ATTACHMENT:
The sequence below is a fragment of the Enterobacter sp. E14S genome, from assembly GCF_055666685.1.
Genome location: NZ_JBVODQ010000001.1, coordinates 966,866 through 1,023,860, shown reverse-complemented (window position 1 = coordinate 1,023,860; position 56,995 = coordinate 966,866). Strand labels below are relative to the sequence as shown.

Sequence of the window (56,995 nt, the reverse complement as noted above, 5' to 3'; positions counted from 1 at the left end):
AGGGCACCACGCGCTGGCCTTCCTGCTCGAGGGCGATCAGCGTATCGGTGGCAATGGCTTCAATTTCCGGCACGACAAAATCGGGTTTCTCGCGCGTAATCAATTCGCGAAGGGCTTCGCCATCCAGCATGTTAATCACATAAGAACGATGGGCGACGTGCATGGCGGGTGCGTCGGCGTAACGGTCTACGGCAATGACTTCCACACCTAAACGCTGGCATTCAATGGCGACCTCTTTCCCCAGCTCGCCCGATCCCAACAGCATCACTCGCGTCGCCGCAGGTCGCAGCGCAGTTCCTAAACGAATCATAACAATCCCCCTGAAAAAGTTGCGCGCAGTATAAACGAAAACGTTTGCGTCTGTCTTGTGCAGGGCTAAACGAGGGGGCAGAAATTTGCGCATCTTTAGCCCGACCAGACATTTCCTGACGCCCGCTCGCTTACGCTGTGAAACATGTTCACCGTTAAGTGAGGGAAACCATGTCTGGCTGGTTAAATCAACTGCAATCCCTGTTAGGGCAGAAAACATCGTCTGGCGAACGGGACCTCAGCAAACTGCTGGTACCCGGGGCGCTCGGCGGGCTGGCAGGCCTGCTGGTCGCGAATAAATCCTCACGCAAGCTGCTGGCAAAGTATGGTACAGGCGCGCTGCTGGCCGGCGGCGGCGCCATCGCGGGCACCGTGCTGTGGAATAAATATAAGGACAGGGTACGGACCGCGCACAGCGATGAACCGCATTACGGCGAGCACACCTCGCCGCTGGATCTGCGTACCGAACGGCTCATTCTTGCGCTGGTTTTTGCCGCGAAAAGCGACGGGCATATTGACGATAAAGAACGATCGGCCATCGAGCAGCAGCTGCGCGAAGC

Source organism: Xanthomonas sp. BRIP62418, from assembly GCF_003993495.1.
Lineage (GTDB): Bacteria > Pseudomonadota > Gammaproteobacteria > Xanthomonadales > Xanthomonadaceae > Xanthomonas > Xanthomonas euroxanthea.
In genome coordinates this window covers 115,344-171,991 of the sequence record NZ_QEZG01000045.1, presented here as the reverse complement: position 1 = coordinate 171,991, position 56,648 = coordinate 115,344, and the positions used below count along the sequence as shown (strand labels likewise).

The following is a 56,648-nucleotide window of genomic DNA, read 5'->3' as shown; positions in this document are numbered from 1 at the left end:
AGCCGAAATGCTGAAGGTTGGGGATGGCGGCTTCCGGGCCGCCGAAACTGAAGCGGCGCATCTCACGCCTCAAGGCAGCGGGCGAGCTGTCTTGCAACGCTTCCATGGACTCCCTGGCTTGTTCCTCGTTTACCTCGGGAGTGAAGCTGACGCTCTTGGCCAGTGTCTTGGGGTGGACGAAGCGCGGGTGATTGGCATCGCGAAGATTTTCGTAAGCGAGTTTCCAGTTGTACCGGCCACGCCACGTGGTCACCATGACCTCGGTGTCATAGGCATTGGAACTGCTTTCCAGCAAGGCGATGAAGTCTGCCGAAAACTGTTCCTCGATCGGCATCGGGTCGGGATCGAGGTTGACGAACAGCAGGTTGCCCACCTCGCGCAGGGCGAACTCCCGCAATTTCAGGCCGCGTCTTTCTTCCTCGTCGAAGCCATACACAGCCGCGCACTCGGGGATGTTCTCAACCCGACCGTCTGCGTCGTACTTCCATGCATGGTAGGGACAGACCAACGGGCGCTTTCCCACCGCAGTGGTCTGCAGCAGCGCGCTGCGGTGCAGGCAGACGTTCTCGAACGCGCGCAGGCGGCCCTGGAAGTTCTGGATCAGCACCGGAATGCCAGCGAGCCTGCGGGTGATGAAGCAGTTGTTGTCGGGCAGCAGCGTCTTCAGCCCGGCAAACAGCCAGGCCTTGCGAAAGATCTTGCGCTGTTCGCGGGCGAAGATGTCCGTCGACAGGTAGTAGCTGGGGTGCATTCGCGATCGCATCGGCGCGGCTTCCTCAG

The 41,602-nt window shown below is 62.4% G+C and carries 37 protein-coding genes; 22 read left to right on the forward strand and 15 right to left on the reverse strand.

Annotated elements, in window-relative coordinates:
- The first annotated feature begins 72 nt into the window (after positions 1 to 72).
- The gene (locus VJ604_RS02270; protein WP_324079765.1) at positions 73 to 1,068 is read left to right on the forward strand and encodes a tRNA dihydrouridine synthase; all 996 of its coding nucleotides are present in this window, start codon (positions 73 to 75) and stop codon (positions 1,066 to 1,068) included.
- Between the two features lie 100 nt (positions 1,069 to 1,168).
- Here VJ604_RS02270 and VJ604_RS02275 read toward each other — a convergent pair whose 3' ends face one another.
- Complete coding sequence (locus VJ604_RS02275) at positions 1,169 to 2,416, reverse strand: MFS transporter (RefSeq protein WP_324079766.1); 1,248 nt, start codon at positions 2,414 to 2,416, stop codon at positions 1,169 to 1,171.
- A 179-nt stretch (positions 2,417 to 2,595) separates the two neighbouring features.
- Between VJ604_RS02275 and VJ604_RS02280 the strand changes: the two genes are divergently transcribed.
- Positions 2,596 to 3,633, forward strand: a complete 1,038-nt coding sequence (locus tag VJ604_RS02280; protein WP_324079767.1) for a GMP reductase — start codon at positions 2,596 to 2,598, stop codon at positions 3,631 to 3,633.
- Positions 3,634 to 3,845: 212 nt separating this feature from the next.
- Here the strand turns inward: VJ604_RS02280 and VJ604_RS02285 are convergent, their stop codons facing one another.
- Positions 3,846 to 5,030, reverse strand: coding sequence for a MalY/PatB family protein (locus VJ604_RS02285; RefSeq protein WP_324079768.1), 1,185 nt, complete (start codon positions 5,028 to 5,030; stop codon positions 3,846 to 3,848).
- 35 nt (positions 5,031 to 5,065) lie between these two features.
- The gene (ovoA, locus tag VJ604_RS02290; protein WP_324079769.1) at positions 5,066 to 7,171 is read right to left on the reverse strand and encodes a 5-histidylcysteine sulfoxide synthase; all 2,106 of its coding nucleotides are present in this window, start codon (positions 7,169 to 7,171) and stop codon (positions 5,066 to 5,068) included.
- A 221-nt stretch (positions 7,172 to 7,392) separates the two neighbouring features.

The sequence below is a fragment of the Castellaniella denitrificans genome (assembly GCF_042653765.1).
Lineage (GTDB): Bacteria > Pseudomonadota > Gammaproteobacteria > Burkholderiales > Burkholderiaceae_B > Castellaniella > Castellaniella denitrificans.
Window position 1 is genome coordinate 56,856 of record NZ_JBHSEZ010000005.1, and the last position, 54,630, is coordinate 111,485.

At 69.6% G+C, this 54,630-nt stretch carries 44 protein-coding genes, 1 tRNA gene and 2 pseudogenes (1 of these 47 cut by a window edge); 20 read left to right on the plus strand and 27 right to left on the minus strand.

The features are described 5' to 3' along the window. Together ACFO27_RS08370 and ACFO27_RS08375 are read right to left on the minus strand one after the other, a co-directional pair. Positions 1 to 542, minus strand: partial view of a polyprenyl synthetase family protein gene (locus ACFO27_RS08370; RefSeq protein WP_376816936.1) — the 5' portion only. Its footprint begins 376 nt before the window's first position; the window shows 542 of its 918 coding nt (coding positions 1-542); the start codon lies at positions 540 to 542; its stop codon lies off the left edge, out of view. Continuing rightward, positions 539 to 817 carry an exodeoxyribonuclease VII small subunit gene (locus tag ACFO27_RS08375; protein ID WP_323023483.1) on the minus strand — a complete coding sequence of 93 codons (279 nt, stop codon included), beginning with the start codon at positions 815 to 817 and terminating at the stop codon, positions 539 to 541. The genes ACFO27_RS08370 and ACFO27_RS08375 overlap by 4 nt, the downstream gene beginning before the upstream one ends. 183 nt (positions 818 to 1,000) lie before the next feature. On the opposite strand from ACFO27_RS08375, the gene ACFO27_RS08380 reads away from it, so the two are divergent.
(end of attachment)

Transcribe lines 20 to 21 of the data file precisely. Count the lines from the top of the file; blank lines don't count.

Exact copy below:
- Positions 3,634 to 3,845: 212 nt separating this feature from the next.
- Here the strand turns inward: VJ604_RS02280 and VJ604_RS02285 are convergent, their stop codons facing one another.